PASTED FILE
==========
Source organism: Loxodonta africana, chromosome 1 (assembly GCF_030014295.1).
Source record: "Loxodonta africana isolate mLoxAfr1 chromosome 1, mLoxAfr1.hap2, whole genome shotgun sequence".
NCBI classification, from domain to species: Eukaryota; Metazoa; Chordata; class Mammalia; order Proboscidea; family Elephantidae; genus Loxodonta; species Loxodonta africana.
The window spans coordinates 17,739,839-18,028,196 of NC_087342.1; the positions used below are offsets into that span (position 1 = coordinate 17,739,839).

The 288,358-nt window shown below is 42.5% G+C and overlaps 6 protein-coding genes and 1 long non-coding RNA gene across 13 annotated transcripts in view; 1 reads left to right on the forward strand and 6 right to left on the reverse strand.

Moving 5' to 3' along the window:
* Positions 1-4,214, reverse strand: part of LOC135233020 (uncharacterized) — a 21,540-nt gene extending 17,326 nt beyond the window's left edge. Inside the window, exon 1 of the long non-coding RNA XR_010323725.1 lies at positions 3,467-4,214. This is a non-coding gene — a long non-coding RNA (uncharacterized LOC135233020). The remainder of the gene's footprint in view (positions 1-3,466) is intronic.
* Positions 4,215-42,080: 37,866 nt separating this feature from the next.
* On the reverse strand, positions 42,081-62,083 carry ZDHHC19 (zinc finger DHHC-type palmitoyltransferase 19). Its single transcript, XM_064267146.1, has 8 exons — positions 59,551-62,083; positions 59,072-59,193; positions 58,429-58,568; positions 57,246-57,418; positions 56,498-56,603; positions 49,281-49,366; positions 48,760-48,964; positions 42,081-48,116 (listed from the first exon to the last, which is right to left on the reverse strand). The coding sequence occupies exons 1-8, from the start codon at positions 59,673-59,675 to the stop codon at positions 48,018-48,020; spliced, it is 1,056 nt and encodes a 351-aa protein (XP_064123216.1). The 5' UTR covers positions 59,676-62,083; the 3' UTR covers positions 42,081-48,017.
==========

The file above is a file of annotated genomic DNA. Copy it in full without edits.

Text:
Source organism: Loxodonta africana, chromosome 1 (assembly GCF_030014295.1).
Source record: "Loxodonta africana isolate mLoxAfr1 chromosome 1, mLoxAfr1.hap2, whole genome shotgun sequence".
NCBI classification, from domain to species: Eukaryota; Metazoa; Chordata; class Mammalia; order Proboscidea; family Elephantidae; genus Loxodonta; species Loxodonta africana.
The window spans coordinates 17,739,839-18,028,196 of NC_087342.1; the positions used below are offsets into that span (position 1 = coordinate 17,739,839).

The 288,358-nt window shown below is 42.5% G+C and overlaps 6 protein-coding genes and 1 long non-coding RNA gene across 13 annotated transcripts in view; 1 reads left to right on the forward strand and 6 right to left on the reverse strand.

Moving 5' to 3' along the window:
* Positions 1-4,214, reverse strand: part of LOC135233020 (uncharacterized) — a 21,540-nt gene extending 17,326 nt beyond the window's left edge. Inside the window, exon 1 of the long non-coding RNA XR_010323725.1 lies at positions 3,467-4,214. This is a non-coding gene — a long non-coding RNA (uncharacterized LOC135233020). The remainder of the gene's footprint in view (positions 1-3,466) is intronic.
* Positions 4,215-42,080: 37,866 nt separating this feature from the next.
* On the reverse strand, positions 42,081-62,083 carry ZDHHC19 (zinc finger DHHC-type palmitoyltransferase 19). Its single transcript, XM_064267146.1, has 8 exons — positions 59,551-62,083; positions 59,072-59,193; positions 58,429-58,568; positions 57,246-57,418; positions 56,498-56,603; positions 49,281-49,366; positions 48,760-48,964; positions 42,081-48,116 (listed from the first exon to the last, which is right to left on the reverse strand). The coding sequence occupies exons 1-8, from the start codon at positions 59,673-59,675 to the stop codon at positions 48,018-48,020; spliced, it is 1,056 nt and encodes a 351-aa protein (XP_064123216.1). The 5' UTR covers positions 59,676-62,083; the 3' UTR covers positions 42,081-48,017.